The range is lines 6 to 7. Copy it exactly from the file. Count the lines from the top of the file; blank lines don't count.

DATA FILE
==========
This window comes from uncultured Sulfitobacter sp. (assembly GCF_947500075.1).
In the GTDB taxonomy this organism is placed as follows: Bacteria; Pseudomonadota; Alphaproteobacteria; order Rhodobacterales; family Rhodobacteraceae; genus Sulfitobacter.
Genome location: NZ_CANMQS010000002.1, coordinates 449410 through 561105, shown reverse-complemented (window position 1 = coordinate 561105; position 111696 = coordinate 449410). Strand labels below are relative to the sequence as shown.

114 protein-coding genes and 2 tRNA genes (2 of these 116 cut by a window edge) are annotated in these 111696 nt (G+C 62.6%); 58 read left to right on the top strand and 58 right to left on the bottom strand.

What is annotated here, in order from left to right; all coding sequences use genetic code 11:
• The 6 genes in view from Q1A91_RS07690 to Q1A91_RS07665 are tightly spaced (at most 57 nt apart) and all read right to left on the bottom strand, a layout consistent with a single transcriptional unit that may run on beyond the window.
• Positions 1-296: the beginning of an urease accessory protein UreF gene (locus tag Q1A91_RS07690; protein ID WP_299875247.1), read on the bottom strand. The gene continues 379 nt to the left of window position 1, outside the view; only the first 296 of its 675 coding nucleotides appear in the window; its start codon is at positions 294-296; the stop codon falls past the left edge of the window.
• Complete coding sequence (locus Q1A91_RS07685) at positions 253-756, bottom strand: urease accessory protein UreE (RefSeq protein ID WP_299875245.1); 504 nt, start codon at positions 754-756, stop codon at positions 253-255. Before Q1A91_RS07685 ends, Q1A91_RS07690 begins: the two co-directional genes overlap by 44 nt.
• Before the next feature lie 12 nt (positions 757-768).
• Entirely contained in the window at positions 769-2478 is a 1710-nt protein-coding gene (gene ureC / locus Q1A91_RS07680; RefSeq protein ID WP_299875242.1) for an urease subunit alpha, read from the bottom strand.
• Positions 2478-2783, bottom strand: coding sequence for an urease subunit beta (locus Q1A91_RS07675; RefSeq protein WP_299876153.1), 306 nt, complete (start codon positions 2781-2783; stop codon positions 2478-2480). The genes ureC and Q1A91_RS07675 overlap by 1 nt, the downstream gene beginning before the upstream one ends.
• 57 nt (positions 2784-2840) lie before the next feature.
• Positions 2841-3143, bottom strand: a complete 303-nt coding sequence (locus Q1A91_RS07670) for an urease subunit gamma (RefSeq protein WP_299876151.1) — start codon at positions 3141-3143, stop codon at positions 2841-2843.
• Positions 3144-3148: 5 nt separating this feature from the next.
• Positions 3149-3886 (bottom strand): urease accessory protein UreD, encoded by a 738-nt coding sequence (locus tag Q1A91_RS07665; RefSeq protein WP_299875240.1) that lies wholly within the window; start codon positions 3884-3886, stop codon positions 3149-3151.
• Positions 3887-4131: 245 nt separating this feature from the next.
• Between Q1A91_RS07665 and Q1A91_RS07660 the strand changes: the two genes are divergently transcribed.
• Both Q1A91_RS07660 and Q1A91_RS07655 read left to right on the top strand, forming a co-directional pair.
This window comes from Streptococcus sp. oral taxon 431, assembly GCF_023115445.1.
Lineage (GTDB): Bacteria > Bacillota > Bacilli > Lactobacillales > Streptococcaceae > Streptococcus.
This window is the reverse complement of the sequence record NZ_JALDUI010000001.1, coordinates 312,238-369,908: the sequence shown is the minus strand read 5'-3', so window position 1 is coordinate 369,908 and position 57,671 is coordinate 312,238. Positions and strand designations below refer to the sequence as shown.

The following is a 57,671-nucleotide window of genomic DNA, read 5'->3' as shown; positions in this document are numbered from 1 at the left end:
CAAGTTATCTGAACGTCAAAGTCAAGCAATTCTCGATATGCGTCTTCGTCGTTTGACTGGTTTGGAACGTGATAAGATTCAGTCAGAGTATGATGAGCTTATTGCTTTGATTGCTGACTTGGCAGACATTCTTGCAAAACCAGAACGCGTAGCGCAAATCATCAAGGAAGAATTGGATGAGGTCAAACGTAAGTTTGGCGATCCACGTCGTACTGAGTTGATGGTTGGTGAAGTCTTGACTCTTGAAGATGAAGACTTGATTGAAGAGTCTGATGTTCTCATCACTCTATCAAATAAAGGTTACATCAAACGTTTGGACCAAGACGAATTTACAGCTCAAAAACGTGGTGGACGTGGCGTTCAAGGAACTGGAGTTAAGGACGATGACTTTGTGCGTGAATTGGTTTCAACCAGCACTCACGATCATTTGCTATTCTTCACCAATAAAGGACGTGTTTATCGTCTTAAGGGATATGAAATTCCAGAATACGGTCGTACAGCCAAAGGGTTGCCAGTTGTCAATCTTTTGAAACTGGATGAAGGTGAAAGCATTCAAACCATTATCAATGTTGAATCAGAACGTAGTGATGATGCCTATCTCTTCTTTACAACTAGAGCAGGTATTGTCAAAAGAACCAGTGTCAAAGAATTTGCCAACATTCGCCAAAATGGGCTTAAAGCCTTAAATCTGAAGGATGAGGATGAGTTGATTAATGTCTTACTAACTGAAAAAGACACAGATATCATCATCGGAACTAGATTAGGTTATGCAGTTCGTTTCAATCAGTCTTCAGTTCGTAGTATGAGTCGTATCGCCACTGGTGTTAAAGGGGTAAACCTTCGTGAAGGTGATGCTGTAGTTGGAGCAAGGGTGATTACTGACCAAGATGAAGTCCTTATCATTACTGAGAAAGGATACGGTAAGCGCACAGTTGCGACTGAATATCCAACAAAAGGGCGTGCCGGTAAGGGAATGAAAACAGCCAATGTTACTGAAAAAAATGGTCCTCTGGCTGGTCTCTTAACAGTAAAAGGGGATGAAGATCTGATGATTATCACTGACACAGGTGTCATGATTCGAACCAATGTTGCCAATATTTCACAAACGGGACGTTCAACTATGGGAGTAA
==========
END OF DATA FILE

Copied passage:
• The 6 genes in view from Q1A91_RS07690 to Q1A91_RS07665 are tightly spaced (at most 57 nt apart) and all read right to left on the bottom strand, a layout consistent with a single transcriptional unit that may run on beyond the window.
• Positions 1-296: the beginning of an urease accessory protein UreF gene (locus tag Q1A91_RS07690; protein ID WP_299875247.1), read on the bottom strand. The gene continues 379 nt to the left of window position 1, outside the view; only the first 296 of its 675 coding nucleotides appear in the window; its start codon is at positions 294-296; the stop codon falls past the left edge of the window.